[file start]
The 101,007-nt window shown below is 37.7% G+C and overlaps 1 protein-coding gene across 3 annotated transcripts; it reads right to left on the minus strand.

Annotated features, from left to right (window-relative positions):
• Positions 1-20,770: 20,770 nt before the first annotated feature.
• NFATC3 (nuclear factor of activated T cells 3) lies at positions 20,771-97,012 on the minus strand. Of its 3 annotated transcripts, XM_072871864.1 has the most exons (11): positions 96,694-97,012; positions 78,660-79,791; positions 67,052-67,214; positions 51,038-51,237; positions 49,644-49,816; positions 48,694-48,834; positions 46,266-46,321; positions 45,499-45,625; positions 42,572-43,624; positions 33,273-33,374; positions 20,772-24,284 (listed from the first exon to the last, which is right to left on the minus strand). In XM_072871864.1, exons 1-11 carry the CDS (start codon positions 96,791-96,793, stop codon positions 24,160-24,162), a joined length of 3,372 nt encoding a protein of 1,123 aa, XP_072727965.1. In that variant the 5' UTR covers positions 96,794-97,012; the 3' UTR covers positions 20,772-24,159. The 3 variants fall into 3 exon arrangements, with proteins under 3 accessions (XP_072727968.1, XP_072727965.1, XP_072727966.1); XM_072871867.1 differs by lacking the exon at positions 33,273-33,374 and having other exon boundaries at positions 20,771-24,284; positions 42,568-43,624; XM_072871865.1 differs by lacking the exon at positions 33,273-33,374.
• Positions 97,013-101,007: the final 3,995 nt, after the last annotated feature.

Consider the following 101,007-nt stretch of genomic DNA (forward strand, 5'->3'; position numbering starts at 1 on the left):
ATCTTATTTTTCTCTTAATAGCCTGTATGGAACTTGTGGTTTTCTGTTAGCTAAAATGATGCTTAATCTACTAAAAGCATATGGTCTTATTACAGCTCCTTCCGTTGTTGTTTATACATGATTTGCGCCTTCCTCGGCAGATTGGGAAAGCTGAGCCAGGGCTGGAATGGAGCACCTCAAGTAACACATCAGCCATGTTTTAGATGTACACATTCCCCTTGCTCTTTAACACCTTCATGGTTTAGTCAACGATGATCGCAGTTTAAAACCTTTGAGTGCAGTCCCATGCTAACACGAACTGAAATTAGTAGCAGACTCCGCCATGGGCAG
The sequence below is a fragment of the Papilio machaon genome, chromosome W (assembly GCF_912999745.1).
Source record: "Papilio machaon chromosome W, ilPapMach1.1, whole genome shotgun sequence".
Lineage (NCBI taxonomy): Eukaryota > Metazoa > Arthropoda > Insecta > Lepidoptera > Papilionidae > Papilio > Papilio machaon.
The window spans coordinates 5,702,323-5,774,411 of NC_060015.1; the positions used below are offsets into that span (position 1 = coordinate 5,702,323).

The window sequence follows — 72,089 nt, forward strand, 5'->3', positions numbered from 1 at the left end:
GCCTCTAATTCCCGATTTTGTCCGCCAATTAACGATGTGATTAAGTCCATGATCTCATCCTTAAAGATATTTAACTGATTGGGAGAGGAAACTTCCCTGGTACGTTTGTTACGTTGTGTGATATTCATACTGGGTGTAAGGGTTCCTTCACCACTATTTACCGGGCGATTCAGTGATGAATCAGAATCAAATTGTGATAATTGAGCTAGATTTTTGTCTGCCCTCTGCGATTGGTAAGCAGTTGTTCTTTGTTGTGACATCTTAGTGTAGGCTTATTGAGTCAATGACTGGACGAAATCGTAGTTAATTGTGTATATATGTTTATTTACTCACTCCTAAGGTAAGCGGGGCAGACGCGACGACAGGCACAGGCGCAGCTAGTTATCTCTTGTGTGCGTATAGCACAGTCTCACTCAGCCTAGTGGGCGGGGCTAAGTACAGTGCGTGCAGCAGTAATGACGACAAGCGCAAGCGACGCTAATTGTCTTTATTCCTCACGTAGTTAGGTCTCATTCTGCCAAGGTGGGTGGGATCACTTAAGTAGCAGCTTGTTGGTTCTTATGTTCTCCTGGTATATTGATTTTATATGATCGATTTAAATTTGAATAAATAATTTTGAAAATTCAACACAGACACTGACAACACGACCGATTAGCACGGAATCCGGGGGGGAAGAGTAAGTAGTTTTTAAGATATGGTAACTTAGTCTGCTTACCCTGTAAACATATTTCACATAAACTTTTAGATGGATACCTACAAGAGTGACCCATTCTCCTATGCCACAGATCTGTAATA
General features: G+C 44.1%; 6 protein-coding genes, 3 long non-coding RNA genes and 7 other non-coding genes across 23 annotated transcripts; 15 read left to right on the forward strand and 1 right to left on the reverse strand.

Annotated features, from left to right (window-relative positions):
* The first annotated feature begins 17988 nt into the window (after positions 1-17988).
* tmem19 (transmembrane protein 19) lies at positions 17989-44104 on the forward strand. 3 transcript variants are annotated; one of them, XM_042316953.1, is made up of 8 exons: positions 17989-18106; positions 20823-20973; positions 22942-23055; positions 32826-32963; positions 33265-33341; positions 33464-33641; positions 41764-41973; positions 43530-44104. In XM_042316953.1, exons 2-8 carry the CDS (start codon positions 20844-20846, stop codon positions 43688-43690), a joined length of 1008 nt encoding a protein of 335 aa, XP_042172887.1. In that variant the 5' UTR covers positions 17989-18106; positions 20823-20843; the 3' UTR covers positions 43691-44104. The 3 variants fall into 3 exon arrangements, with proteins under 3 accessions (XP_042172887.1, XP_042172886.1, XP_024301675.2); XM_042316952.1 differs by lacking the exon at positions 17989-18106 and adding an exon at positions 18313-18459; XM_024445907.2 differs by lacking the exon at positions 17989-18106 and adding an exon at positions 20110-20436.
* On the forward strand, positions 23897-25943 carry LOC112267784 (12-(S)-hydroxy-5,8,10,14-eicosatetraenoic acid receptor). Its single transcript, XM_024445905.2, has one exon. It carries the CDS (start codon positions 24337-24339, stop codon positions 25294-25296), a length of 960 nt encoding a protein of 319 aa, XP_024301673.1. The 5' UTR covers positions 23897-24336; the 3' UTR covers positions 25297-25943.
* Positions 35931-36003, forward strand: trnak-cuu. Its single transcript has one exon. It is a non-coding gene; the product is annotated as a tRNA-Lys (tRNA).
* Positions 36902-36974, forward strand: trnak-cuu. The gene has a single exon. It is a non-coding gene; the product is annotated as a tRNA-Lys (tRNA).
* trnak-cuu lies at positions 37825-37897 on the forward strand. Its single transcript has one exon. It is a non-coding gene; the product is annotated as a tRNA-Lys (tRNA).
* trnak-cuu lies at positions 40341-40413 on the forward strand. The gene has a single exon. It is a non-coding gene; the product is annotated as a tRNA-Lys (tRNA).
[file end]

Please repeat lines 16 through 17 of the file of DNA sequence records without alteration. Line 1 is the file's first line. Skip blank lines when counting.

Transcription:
* The first annotated feature begins 17988 nt into the window (after positions 1-17988).
* tmem19 (transmembrane protein 19) lies at positions 17989-44104 on the forward strand. 3 transcript variants are annotated; one of them, XM_042316953.1, is made up of 8 exons: positions 17989-18106; positions 20823-20973; positions 22942-23055; positions 32826-32963; positions 33265-33341; positions 33464-33641; positions 41764-41973; positions 43530-44104. In XM_042316953.1, exons 2-8 carry the CDS (start codon positions 20844-20846, stop codon positions 43688-43690), a joined length of 1008 nt encoding a protein of 335 aa, XP_042172887.1. In that variant the 5' UTR covers positions 17989-18106; positions 20823-20843; the 3' UTR covers positions 43691-44104. The 3 variants fall into 3 exon arrangements, with proteins under 3 accessions (XP_042172887.1, XP_042172886.1, XP_024301675.2); XM_042316952.1 differs by lacking the exon at positions 17989-18106 and adding an exon at positions 18313-18459; XM_024445907.2 differs by lacking the exon at positions 17989-18106 and adding an exon at positions 20110-20436.